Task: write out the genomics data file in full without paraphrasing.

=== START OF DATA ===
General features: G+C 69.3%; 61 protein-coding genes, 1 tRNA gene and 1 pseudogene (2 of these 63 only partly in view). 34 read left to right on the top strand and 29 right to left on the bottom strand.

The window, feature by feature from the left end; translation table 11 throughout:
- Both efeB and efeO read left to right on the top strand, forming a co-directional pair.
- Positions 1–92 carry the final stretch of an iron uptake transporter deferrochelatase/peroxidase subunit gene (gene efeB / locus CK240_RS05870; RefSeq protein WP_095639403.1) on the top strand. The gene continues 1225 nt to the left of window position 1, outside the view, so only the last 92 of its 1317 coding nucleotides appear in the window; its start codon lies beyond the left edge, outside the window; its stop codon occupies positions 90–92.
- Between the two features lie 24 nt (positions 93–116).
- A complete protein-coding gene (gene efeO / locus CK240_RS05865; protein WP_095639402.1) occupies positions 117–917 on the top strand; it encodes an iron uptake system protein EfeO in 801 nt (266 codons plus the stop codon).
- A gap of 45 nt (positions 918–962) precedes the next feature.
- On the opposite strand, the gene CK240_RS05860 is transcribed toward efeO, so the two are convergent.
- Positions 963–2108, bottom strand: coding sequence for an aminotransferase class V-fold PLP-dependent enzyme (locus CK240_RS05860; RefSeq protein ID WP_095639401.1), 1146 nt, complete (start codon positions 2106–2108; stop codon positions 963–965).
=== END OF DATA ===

General features: G+C 69.3%; 61 protein-coding genes, 1 tRNA gene and 1 pseudogene (2 of these 63 only partly in view). 34 read left to right on the top strand and 29 right to left on the bottom strand.

The window, feature by feature from the left end; translation table 11 throughout:
- Both efeB and efeO read left to right on the top strand, forming a co-directional pair.
- Positions 1–92 carry the final stretch of an iron uptake transporter deferrochelatase/peroxidase subunit gene (gene efeB / locus CK240_RS05870; RefSeq protein WP_095639403.1) on the top strand. The gene continues 1225 nt to the left of window position 1, outside the view, so only the last 92 of its 1317 coding nucleotides appear in the window; its start codon lies beyond the left edge, outside the window; its stop codon occupies positions 90–92.
- Between the two features lie 24 nt (positions 93–116).
- A complete protein-coding gene (gene efeO / locus CK240_RS05865; protein WP_095639402.1) occupies positions 117–917 on the top strand; it encodes an iron uptake system protein EfeO in 801 nt (266 codons plus the stop codon).
- A gap of 45 nt (positions 918–962) precedes the next feature.
- On the opposite strand, the gene CK240_RS05860 is transcribed toward efeO, so the two are convergent.
- Positions 963–2108, bottom strand: coding sequence for an aminotransferase class V-fold PLP-dependent enzyme (locus CK240_RS05860; RefSeq protein ID WP_095639401.1), 1146 nt, complete (start codon positions 2106–2108; stop codon positions 963–965).